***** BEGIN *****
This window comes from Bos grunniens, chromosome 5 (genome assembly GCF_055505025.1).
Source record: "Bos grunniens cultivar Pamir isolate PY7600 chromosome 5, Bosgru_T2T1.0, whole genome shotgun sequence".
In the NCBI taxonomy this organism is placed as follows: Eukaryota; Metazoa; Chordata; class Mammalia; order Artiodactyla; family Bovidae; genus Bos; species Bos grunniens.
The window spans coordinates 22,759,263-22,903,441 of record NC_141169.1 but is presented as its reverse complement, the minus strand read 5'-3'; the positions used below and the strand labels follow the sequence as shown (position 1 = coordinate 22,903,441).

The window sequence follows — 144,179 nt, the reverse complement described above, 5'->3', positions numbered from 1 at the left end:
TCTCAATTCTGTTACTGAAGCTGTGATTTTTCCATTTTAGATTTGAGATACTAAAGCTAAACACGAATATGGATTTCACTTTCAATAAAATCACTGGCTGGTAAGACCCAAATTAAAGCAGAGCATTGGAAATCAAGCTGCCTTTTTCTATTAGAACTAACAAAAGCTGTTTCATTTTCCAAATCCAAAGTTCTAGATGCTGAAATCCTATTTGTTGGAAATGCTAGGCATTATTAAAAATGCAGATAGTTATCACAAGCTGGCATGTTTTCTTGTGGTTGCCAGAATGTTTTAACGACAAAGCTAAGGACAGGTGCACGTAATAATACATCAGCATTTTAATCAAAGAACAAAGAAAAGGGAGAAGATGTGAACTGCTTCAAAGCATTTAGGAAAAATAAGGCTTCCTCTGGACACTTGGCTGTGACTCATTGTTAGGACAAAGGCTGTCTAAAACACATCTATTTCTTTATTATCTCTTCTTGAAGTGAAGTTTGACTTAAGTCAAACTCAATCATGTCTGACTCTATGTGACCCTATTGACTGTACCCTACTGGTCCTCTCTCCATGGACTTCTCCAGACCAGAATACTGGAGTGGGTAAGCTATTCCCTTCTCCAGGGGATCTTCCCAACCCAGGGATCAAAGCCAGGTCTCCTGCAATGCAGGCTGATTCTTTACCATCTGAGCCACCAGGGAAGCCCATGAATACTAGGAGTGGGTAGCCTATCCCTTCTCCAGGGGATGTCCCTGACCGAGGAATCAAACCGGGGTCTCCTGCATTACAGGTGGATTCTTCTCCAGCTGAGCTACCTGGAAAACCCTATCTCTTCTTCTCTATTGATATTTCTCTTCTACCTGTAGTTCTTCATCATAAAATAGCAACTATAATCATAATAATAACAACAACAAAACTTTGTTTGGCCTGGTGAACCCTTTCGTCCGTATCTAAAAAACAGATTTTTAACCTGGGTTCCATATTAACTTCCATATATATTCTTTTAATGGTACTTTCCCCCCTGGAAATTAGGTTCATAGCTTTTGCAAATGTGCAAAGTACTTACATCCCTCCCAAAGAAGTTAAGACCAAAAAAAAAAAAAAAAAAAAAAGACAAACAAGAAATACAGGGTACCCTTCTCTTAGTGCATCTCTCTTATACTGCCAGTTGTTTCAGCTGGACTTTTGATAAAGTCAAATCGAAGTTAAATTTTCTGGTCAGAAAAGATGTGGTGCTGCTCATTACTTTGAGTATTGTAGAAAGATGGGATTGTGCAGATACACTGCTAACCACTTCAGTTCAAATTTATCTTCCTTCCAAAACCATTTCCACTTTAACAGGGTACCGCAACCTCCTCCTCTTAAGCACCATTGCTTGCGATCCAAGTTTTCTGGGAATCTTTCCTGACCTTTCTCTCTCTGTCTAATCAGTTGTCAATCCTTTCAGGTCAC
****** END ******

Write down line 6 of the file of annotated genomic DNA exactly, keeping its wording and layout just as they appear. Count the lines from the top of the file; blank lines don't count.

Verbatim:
TCTCAATTCTGTTACTGAAGCTGTGATTTTTCCATTTTAGATTTGAGATACTAAAGCTAAACACGAATATGGATTTCACTTTCAATAAAATCACTGGCTGGTAAGACCCAAATTAAAGCAGAGCATTGGAAATCAAGCTGCCTTTTTCTATTAGAACTAACAAAAGCTGTTTCATTTTCCAAATCCAAAGTTCTAGATGCTGAAATCCTATTTGTTGGAAATGCTAGGCATTATTAAAAATGCAGATAGTTATCACAAGCTGGCATGTTTTCTTGTGGTTGCCAGAATGTTTTAACGACAAAGCTAAGGACAGGTGCACGTAATAATACATCAGCATTTTAATCAAAGAACAAAGAAAAGGGAGAAGATGTGAACTGCTTCAAAGCATTTAGGAAAAATAAGGCTTCCTCTGGACACTTGGCTGTGACTCATTGTTAGGACAAAGGCTGTCTAAAACACATCTATTTCTTTATTATCTCTTCTTGAAGTGAAGTTTGACTTAAGTCAAACTCAATCATGTCTGACTCTATGTGACCCTATTGACTGTACCCTACTGGTCCTCTCTCCATGGACTTCTCCAGACCAGAATACTGGAGTGGGTAAGCTATTCCCTTCTCCAGGGGATCTTCCCAACCCAGGGATCAAAGCCAGGTCTCCTGCAATGCAGGCTGATTCTTTACCATCTGAGCCACCAGGGAAGCCCATGAATACTAGGAGTGGGTAGCCTATCCCTTCTCCAGGGGATGTCCCTGACCGAGGAATCAAACCGGGGTCTCCTGCATTACAGGTGGATTCTTCTCCAGCTGAGCTACCTGGAAAACCCTATCTCTTCTTCTCTATTGATATTTCTCTTCTACCTGTAGTTCTTCATCATAAAATAGCAACTATAATCATAATAATAACAACAACAAAACTTTGTTTGGCCTGGTGAACCCTTTCGTCCGTATCTAAAAAACAGATTTTTAACCTGGGTTCCATATTAACTTCCATATATATTCTTTTAATGGTACTTTCCCCCCTGGAAATTAGGTTCATAGCTTTTGCAAATGTGCAAAGTACTTACATCCCTCCCAAAGAAGTTAAGACCAAAAAAAAAAAAAAAAAAAAAAGACAAACAAGAAATACAGGGTACCCTTCTCTTAGTGCATCTCTCTTATACTGCCAGTTGTTTCAGCTGGACTTTTGATAAAGTCAAATCGAAGTTAAATTTTCTGGTCAGAAAAGATGTGGTGCTGCTCATTACTTTGAGTATTGTAGAAAGATGGGATTGTGCAGATACACTGCTAACCACTTCAGTTCAAATTTATCTTCCTTCCAAAACCATTTCCACTTTAACAGGGTACCGCAACCTCCTCCTCTTAAGCACCATTGCTTGCGATCCAAGTTTTCTGGGAATCTTTCCTGACCTTTCTCTCTCTGTCTAATCAGTTGTCAATCCTTTCAGGTCAC